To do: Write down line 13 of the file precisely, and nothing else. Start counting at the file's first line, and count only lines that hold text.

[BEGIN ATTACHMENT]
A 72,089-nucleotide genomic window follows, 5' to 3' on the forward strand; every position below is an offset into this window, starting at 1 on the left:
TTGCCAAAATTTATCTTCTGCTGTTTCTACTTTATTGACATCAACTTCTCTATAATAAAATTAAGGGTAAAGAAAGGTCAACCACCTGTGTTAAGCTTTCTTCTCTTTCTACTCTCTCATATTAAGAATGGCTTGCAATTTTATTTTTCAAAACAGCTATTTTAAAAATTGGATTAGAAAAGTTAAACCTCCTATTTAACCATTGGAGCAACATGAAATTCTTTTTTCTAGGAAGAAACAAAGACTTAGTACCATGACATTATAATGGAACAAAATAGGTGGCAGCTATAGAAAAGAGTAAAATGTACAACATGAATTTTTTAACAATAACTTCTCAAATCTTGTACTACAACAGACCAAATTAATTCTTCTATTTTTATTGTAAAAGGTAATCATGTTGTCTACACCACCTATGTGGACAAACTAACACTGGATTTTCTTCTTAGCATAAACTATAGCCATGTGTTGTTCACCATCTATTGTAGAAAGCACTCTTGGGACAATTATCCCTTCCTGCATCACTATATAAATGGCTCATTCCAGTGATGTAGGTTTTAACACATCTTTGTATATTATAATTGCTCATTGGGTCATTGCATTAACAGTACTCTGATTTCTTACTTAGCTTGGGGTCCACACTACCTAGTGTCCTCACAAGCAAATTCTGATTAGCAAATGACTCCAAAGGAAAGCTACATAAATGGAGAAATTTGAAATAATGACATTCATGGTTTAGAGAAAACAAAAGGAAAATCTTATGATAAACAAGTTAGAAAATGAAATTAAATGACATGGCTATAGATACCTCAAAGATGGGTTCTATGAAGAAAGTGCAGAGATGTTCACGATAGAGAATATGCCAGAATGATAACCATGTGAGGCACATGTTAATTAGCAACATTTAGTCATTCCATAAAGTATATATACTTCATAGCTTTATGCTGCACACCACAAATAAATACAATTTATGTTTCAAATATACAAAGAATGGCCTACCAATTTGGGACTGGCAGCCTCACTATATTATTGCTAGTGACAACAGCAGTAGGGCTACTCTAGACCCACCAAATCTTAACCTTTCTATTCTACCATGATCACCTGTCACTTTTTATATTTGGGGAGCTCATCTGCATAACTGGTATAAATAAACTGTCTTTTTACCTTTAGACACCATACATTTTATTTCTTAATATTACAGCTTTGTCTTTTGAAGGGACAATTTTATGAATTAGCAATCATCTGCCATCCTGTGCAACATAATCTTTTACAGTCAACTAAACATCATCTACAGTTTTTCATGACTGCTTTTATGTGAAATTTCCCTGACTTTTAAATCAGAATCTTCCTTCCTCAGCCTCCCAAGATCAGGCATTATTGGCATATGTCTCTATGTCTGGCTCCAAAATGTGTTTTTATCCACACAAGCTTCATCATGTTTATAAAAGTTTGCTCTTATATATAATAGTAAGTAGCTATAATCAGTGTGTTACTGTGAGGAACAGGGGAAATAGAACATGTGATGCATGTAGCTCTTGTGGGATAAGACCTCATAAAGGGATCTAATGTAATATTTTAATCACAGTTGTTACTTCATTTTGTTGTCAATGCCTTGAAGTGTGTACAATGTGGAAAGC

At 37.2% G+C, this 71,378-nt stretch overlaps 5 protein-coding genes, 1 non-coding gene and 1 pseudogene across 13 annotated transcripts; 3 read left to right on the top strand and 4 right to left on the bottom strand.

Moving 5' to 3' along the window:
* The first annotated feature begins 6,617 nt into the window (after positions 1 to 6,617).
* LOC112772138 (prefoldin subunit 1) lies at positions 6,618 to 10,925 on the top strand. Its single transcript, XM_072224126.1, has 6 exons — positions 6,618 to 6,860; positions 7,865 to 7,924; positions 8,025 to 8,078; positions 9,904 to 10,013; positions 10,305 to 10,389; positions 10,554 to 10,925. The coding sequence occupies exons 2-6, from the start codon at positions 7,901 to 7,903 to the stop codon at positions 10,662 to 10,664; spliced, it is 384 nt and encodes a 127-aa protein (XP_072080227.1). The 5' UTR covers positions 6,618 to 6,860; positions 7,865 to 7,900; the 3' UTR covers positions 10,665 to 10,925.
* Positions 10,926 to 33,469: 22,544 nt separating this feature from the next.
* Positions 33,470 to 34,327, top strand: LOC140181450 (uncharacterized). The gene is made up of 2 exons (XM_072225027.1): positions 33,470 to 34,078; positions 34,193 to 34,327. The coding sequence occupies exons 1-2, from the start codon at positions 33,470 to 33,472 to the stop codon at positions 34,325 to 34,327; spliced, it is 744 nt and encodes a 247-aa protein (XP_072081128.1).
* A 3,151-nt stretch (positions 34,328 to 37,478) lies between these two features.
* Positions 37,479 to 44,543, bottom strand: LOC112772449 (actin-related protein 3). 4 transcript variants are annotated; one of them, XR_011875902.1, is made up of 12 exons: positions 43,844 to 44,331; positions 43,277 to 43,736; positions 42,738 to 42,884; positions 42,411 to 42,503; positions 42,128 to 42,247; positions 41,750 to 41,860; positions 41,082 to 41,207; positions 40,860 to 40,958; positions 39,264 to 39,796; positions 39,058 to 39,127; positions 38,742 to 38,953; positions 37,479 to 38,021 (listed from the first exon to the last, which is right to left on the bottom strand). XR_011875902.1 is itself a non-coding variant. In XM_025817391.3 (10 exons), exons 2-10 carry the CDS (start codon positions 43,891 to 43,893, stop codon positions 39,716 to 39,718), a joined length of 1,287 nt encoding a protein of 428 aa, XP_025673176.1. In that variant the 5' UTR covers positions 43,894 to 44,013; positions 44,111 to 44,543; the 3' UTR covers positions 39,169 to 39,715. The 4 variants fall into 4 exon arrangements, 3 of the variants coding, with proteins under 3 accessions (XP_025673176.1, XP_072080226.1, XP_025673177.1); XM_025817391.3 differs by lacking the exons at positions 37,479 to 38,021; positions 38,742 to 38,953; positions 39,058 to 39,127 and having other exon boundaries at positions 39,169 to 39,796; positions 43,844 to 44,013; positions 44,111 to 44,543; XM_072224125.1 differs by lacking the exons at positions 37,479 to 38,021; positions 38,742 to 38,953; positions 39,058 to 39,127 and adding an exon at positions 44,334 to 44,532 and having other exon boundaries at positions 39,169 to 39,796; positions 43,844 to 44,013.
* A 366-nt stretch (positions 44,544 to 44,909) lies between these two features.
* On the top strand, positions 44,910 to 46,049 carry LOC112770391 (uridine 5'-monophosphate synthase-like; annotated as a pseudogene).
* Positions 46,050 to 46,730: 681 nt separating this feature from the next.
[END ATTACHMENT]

* Positions 46,050 to 46,730: 681 nt separating this feature from the next.